Arpaio Corruption: The Feds Have Spoken, But Justice Won't Be Served Until the Sheriff's Indicted

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Perez made very clear both his intention to cooperate, if possible, with the MCSO and — if the MCSO refuses to cooperate — to sue the office to force compliance with a list of "remedial measures" meant to rein in a rogue, racist police force that Perez described as "broken."

While slamming the feds during his presser, Arpaio reluctantly signaled that he might cooperate.

County supervisors pray that he does. At stake is $155 million in federal aid that the county receives. That money potentially could be withheld if Arpaio does not comply. And it wouldn't hurt the MCSO much if the sheriff didn't comply. His office garners only about $5 million of the cash.

Arpaio has 60 days to come to terms with the feds. After that, the legal sturm und drang could drag on for who knows how long — though there always is the remote possibility that the MCSO could be taken into receivership by the feds in the meantime. A more likely result would be a court-enforced consent decree, like the kind the DOJ entered into with the Los Angeles Police Department in the wake of the Rampart scandal.

It is not in Perez's purview as head of the Civil Rights Division to bring criminal charges against Arpaio, but indictments of Arpaio and his henchmen are necessary for justice to be done.

Particularly since much of what Perez outlines in his letter is criminal.

It is illegal under federal statute for officials to deprive individuals of their constitutional rights "under the color of law." It also is illegal for two or more individuals to conspire to do this. There are criminal penalties for both offenses.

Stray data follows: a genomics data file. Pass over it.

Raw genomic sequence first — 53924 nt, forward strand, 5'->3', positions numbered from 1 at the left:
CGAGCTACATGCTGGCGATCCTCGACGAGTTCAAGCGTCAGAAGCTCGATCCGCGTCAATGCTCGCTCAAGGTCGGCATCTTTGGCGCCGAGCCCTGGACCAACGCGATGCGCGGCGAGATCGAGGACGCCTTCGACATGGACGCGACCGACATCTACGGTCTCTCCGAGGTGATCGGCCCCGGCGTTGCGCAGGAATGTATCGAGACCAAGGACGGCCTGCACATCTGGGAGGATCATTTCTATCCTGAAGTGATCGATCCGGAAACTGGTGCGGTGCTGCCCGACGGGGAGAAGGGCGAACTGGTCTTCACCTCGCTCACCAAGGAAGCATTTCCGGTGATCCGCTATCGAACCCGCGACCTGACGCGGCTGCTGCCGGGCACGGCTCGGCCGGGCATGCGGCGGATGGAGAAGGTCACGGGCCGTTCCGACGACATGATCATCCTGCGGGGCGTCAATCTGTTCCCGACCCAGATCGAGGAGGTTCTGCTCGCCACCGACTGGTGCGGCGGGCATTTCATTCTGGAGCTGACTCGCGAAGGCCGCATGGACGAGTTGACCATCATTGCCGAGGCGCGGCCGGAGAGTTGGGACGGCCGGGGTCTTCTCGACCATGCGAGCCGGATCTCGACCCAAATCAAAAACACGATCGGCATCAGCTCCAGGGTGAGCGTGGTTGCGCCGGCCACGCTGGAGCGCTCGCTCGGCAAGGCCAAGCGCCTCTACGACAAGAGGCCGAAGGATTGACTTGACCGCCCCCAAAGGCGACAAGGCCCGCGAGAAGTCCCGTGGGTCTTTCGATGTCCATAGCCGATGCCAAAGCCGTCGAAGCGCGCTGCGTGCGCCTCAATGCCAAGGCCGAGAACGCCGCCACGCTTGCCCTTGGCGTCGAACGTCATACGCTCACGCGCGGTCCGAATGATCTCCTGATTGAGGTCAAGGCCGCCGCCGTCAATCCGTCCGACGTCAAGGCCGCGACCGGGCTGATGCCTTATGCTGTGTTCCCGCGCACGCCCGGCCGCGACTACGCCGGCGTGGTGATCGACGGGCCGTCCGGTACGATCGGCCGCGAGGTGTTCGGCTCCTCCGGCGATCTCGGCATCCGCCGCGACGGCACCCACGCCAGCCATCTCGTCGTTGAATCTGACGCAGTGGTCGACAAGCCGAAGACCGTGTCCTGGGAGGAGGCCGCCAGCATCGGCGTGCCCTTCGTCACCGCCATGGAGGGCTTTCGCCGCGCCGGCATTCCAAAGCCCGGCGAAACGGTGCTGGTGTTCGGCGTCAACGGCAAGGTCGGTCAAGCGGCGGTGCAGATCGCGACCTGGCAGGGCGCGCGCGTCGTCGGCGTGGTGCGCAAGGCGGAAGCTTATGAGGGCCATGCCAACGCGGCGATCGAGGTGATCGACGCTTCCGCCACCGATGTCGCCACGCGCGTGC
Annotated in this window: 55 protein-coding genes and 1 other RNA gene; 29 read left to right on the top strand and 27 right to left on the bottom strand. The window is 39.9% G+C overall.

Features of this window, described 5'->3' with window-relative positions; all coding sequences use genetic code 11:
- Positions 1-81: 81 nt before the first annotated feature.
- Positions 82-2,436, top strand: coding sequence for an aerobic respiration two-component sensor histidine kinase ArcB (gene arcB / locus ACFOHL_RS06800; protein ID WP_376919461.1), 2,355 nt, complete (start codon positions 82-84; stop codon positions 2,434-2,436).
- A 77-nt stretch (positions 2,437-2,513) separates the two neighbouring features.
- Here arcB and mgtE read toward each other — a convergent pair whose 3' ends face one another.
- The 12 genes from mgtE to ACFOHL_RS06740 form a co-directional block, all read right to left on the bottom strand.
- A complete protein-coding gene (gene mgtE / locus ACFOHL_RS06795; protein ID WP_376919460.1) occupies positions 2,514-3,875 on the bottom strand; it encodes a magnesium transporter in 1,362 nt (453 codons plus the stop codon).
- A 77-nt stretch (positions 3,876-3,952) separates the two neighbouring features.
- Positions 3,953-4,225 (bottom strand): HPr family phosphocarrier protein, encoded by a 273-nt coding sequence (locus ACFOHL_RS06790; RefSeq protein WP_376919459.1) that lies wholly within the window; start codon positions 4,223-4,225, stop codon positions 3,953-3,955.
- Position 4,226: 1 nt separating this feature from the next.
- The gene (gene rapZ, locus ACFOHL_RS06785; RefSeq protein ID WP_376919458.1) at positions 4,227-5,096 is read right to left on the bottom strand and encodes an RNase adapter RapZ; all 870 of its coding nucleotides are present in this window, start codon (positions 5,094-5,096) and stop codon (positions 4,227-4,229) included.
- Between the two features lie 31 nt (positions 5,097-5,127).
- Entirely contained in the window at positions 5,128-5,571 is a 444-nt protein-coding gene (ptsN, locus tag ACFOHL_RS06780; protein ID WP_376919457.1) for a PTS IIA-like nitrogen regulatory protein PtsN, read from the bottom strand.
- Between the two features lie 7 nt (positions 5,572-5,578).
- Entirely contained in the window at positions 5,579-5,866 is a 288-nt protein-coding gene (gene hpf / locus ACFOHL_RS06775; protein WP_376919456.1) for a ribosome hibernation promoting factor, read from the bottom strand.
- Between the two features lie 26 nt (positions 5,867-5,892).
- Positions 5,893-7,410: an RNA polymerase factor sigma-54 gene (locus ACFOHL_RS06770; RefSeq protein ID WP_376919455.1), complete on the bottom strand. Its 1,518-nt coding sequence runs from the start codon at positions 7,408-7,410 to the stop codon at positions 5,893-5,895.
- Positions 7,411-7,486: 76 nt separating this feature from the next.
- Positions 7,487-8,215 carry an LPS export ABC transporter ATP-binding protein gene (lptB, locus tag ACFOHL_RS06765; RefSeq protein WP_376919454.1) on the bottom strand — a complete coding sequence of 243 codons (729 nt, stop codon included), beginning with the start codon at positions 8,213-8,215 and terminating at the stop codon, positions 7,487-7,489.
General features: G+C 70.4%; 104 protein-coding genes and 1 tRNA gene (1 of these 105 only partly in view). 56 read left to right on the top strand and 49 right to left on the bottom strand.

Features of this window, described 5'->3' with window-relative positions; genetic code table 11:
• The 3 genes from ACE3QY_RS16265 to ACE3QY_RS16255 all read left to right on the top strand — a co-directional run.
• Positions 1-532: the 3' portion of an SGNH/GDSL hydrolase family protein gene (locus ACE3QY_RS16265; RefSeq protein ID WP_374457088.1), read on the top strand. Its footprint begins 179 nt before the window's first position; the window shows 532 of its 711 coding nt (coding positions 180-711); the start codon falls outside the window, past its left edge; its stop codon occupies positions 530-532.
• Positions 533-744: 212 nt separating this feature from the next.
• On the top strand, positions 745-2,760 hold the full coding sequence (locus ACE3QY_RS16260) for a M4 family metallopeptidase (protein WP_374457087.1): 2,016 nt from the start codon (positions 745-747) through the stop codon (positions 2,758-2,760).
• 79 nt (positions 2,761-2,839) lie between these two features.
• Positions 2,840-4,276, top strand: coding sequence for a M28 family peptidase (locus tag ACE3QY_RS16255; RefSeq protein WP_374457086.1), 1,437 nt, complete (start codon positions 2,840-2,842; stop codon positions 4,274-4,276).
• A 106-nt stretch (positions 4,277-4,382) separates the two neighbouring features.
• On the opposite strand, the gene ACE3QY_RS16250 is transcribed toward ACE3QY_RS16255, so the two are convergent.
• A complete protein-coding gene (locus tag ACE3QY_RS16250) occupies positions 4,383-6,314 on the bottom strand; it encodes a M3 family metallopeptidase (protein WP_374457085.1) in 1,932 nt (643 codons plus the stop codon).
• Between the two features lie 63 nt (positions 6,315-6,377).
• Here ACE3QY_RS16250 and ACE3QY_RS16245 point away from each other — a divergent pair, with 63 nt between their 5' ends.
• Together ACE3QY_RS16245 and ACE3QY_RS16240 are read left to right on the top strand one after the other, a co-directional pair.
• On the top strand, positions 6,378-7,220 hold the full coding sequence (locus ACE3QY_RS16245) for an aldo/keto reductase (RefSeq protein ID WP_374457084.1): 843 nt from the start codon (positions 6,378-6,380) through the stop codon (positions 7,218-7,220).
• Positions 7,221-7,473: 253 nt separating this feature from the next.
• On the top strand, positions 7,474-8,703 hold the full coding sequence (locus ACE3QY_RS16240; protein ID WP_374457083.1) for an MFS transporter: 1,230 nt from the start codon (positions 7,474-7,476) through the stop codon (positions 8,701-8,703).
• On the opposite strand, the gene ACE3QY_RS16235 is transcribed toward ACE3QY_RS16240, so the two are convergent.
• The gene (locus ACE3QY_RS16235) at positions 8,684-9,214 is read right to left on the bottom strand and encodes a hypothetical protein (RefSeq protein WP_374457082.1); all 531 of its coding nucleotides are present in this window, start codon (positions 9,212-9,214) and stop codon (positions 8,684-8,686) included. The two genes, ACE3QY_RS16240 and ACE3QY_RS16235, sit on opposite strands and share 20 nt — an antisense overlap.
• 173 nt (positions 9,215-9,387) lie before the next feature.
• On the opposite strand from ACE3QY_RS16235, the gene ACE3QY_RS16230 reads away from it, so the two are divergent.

Is there any doubt that in retaliating against his critics, Arpaio has done just this? Not to mention the intentional discrimination, physical abuse, and targeting of those with brown skin?

Perez said the criminal probe of Arpaio is ongoing and that he couldn't speak to it.

My sources say the U.S. Attorney's Office has not been able to make the case against Arpaio criminally. In the past, it has been suggested that the whole matter is so political that the U.S. Attorney's Office, in the minds of those in the Obama administration, must wait until after the November 2012 election to act.

However, in the wake of the DOJ's latest move, there's chatter that this is part of a new "narrative" that Obama-ites wish to project.

That is, as they failed Latinos nationally on immigration reform and the DREAM Act, pursuing Arpaio for his racial-profiling ways will show Latinos that the president really is on their side, that he wants to box in Hispanics' Public Enemy Number One.

I couldn't care less what the motivation is; I just want to see Joe Arpaio get his.

The feds should flip his underlings to testify against him by charging them and threatening them with serious prison time. Do whatever it takes.

Because no matter how good a court-monitored consent decree might come out of either the DOJ's negotiations with the MCSO or the rulings in Melendres, there will be no justice until Arpaio and his henchmen are perp-walked.

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Stephen is a former staff writer and columnist at Phoenix New Times.
Contact: Stephen Lemons